include $(PANDOC_SCHOLAR_PATH)/Makefile

Metadata Features

Pandoc scholar supports additional functionality via metadata fields. Most notably, the augmentation of articles with author and affiliation data, which is essential for academic publishing, is greatly simplified when using pandoc scholar.

Authors and affiliations

Most metadata should be specified in the YAML block at the top of the article. Author data and affiliations are taken from the author and institute field, respectively. Institutes can be given via user-defined abbreviations, saving unnecessary repetitions while preserving readability.


  - James Dewey Watson:
      institute: cavendish
  - Francis Harry Compton Crick:
      institute: cavendish
  - cavendish: Cavendish Laboratory, Cambridge

Authors are given in the order in which they are listed, while institute order follows from author order.

The separate institute field may add unwanted complexity in some cases. It is hence possible to omit it and to give the affiliations name directly in the author entry:

  - John MacFarlane:
      institute: University of California, Berkeley

Institute address

Often it is not enough to give just a name for institutes. It is hence possible to add arbitrary fields. The name must then explicitly be set via the name field of the institute entry:

  - Robert Winkler:
      institute: cinvestav
  - cinvestav:
      name: 'CINVESTAV Unidad Irapuato, Department of Biochemistry and Biotechnology'
      address: 'Km. 9.6 Libramiento Norte Carr. Irapuato-León, 36821 Irapuato Gto. México'
      phone: +52 (462) 623 9635

Currently only the institute's address is used in the default template, but future extensions will be based on this convention.

Semantic citations

Understanding the reason a citations is included in scholarly articles usually requires natural language processing of the article. However, navigating the current literature landscape can be improved and by having that information accesible and in a machine-readable form. Pandoc scholar supports the CiTO ontology, allowing authors to specify important meta-information on the citation directly while writing the text. The property is simply prepended to the citation key, separated by a colon: @<property>:citationKey.

The following table contains all supported keywords and the respective CiTO properties. Authors are free to use the short-form, the full-length property, or any of the alternatives listed below (i.e., all word in a row denote the property and have the same effect).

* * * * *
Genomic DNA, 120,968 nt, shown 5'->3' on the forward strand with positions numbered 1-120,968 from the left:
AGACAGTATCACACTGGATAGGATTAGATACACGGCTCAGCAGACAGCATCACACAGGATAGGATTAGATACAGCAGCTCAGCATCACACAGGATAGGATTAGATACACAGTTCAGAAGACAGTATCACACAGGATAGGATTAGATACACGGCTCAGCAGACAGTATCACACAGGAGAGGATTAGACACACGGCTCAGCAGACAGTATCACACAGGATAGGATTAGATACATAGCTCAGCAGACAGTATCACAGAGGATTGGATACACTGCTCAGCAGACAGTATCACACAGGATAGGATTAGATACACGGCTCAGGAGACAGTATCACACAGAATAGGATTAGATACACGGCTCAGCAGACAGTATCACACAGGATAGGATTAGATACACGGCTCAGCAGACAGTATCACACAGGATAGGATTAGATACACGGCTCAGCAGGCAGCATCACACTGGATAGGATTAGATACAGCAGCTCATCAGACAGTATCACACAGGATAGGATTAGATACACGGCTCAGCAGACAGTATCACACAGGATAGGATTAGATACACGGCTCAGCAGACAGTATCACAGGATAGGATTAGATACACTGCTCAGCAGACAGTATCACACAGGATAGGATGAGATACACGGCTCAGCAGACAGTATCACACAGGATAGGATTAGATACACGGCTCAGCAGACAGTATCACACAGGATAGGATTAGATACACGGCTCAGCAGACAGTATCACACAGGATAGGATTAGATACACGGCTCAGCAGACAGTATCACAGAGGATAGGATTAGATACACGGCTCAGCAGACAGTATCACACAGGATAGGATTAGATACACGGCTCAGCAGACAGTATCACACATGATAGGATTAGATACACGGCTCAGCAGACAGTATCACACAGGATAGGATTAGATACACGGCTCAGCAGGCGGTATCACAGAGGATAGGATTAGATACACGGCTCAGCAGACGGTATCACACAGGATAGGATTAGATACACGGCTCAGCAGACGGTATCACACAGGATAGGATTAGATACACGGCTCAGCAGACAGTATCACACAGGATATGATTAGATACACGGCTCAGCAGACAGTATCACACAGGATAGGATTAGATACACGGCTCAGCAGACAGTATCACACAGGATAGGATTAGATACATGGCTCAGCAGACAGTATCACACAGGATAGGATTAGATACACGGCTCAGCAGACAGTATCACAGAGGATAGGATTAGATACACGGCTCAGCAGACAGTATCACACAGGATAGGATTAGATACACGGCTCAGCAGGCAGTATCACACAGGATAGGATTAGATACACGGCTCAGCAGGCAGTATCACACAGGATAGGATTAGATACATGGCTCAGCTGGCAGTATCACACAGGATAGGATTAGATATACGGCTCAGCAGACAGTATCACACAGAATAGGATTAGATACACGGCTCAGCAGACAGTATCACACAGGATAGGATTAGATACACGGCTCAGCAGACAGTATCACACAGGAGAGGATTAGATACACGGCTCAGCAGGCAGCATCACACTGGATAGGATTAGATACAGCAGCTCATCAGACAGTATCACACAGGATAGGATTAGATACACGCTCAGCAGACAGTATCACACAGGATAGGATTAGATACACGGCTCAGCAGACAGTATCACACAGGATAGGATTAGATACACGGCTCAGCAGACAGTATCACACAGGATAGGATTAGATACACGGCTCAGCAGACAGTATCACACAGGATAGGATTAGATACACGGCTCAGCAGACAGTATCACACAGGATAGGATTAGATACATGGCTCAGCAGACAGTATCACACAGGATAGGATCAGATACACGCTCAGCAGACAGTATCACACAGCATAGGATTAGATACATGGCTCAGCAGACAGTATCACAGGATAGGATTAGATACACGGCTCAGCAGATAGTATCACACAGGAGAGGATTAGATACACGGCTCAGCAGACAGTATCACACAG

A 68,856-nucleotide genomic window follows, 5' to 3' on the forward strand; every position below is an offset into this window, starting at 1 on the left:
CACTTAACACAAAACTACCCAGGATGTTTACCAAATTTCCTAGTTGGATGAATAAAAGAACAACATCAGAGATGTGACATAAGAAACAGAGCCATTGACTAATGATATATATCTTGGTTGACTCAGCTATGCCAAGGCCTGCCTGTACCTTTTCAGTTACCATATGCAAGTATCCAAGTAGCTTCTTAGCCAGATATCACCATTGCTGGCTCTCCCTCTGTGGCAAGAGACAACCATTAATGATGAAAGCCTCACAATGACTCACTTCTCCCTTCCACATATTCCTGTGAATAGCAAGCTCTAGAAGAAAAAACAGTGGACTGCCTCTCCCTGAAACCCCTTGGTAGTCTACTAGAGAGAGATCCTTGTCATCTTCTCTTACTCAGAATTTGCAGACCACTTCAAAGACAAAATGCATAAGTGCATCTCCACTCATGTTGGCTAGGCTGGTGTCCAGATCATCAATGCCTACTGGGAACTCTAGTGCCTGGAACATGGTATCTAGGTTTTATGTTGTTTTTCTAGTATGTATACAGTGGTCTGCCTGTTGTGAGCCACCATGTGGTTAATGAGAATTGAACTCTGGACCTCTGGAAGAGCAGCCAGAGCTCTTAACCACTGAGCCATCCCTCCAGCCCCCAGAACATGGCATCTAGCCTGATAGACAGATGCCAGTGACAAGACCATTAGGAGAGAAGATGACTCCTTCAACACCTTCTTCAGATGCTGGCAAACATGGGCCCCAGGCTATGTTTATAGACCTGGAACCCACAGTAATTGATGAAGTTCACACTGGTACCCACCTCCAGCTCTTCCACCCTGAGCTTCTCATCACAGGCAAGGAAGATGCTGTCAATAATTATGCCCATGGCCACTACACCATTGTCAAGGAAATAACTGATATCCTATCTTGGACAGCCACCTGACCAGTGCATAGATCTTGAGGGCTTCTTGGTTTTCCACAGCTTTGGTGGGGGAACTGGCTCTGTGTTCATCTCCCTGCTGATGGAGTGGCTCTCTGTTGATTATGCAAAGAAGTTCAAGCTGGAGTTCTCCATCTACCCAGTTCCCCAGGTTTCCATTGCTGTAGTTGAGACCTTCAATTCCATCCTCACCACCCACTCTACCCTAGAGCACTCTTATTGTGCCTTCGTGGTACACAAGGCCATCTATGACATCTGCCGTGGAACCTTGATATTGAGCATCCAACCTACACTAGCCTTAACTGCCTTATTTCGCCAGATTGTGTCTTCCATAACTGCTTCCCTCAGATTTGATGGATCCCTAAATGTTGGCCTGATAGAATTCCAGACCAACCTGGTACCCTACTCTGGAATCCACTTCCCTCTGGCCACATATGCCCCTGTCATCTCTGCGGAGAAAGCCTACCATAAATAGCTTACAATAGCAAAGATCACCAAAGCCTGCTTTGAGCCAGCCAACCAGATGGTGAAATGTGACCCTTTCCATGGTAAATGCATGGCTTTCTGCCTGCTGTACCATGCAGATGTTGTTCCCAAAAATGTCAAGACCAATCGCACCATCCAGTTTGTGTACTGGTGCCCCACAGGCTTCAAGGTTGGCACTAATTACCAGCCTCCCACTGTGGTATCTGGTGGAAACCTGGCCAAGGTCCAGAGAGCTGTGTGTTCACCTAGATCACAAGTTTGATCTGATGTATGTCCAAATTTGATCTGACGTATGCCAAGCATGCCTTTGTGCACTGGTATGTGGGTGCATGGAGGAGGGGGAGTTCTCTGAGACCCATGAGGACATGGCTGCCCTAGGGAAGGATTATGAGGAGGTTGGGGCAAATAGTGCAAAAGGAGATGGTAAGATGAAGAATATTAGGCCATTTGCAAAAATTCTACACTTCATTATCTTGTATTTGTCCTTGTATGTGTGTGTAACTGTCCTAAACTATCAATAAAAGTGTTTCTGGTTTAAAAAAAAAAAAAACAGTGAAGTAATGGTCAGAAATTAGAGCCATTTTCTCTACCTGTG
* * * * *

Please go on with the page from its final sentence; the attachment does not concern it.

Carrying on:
CiTO property Keyword alternatives
agrees_with agrees_with agree_with
cites_as_authority authority as_authority
cites_as_data_source data_source as_data_source
cites_as_evidence evidence as_evidence
cites_as_metadata_document metadata as_metadata_document
cites_as_recommended_reading recommended_reading as_recommended_reading
includes_excerpt_from excerpt excerpt_from
includes_quotation_from quotation quotation_from
obtaines_background_from background background_from
uses_data_from data_from data
uses_method_in method method_in


DNA strands form a double-helix [@evidence:watson_crick_1953].


Copyright © 2016–2018 Albert Krewinkel and Robert Winkler except for the following components:

  • HTML template: © 2016 Andrew G. York and Diana Mounter
  • dkjson: © 2010-2013 David Heiko Kolf
  • lua-filters: © 2017-2018 John MacFarlane, Albert Krewinkel, Jesse Rosenthal, and Greg Tucker-Kellogg

This program is free software; you can redistribute it and/or modify it under the terms of the GNU General Public License as published by the Free Software Foundation; either version 2 of the License, or (at your option) any later version.

This program is distributed in the hope that it will be useful, but WITHOUT ANY WARRANTY; without even the implied warranty of MERCHANTABILITY or FITNESS FOR A PARTICULAR PURPOSE. See the GNU General Public License for more details.

You should have received a copy of the GNU General Public License along with this program; if not, write to the Free Software Foundation, Inc., 51 Franklin Street, Fifth Floor, Boston, MA 02110-1301 USA.